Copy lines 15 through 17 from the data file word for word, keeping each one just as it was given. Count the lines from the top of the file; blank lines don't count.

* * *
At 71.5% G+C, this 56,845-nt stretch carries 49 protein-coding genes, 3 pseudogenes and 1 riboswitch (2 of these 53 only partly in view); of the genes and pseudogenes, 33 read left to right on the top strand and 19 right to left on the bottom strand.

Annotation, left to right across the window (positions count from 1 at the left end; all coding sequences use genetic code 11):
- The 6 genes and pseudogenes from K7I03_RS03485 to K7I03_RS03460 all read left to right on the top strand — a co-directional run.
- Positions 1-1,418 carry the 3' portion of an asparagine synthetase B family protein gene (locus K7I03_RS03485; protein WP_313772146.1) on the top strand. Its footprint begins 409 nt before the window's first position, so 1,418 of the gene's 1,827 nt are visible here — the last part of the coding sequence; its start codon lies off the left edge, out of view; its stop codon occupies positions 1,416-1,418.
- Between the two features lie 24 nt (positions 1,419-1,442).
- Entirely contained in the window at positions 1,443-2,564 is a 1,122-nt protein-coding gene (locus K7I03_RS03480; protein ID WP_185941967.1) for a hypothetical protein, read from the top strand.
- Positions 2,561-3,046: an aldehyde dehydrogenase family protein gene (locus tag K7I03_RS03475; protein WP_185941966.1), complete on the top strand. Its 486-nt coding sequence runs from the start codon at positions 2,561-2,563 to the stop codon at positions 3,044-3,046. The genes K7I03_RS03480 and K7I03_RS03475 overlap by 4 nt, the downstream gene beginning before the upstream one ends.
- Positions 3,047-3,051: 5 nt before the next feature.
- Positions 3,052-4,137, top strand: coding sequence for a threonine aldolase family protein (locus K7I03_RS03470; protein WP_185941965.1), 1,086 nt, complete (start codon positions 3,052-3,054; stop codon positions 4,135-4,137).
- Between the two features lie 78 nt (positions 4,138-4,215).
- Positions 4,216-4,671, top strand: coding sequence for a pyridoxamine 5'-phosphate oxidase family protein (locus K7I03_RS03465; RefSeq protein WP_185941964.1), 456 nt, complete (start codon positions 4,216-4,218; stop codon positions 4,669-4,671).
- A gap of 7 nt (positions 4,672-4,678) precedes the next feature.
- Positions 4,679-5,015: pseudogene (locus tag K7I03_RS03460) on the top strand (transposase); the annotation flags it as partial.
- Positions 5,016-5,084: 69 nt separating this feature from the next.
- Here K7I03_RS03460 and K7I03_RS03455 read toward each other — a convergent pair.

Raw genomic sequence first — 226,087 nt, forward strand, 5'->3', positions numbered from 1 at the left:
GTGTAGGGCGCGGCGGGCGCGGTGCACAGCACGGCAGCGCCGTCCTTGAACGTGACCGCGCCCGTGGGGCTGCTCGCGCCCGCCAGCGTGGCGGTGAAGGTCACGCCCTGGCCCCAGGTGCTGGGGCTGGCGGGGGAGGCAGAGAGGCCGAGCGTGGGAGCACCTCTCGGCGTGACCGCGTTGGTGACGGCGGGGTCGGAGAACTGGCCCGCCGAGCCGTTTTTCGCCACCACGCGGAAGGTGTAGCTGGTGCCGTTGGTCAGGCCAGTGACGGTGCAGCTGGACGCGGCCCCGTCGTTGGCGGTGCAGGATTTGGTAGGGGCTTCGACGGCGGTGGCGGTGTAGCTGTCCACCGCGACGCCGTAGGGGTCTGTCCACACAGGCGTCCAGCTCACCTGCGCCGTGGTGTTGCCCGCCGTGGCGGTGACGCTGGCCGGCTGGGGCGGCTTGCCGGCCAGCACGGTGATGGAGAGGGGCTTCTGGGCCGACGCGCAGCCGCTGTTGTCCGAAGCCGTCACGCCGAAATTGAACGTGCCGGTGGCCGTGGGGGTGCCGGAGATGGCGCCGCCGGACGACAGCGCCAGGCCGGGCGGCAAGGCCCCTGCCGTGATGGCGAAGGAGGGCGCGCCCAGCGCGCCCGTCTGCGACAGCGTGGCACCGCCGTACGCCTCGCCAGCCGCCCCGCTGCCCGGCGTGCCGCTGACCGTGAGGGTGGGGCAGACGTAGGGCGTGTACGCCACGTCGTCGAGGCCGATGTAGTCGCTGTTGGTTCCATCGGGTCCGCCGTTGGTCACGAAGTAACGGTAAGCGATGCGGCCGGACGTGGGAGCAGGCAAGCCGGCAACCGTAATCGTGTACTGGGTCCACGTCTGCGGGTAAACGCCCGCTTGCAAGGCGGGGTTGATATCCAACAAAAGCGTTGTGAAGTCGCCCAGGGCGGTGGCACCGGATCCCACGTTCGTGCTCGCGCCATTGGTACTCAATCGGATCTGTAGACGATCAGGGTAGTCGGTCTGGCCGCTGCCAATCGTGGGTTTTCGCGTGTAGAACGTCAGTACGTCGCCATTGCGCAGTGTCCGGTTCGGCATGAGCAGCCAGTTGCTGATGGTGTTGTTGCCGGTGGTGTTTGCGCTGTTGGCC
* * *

- Here K7I03_RS03460 and K7I03_RS03455 read toward each other — a convergent pair.

Raw genomic sequence first — 226,087 nt, forward strand, 5'->3', positions numbered from 1 at the left:
GTGTAGGGCGCGGCGGGCGCGGTGCACAGCACGGCAGCGCCGTCCTTGAACGTGACCGCGCCCGTGGGGCTGCTCGCGCCCGCCAGCGTGGCGGTGAAGGTCACGCCCTGGCCCCAGGTGCTGGGGCTGGCGGGGGAGGCAGAGAGGCCGAGCGTGGGAGCACCTCTCGGCGTGACCGCGTTGGTGACGGCGGGGTCGGAGAACTGGCCCGCCGAGCCGTTTTTCGCCACCACGCGGAAGGTGTAGCTGGTGCCGTTGGTCAGGCCAGTGACGGTGCAGCTGGACGCGGCCCCGTCGTTGGCGGTGCAGGATTTGGTAGGGGCTTCGACGGCGGTGGCGGTGTAGCTGTCCACCGCGACGCCGTAGGGGTCTGTCCACACAGGCGTCCAGCTCACCTGCGCCGTGGTGTTGCCCGCCGTGGCGGTGACGCTGGCCGGCTGGGGCGGCTTGCCGGCCAGCACGGTGATGGAGAGGGGCTTCTGGGCCGACGCGCAGCCGCTGTTGTCCGAAGCCGTCACGCCGAAATTGAACGTGCCGGTGGCCGTGGGGGTGCCGGAGATGGCGCCGCCGGACGACAGCGCCAGGCCGGGCGGCAAGGCCCCTGCCGTGATGGCGAAGGAGGGCGCGCCCAGCGCGCCCGTCTGCGACAGCGTGGCACCGCCGTACGCCTCGCCAGCCGCCCCGCTGCCCGGCGTGCCGCTGACCGTGAGGGTGGGGCAGACGTAGGGCGTGTACGCCACGTCGTCGAGGCCGATGTAGTCGCTGTTGGTTCCATCGGGTCCGCCGTTGGTCACGAAGTAACGGTAAGCGATGCGGCCGGACGTGGGAGCAGGCAAGCCGGCAACCGTAATCGTGTACTGGGTCCACGTCTGCGGGTAAACGCCCGCTTGCAAGGCGGGGTTGATATCCAACAAAAGCGTTGTGAAGTCGCCCAGGGCGGTGGCACCGGATCCCACGTTCGTGCTCGCGCCATTGGTACTCAATCGGATCTGTAGACGATCAGGGTAGTCGGTCTGGCCGCTGCCAATCGTGGGTTTTCGCGTGTAGAACGTCAGTACGTCGCCATTGCGCAGTGTCCGGTTCGGCATGAGCAGCCAGTTGCTGATGGTGTTGTTGCCGGTGGTGTTTGCGCTGTTGGCC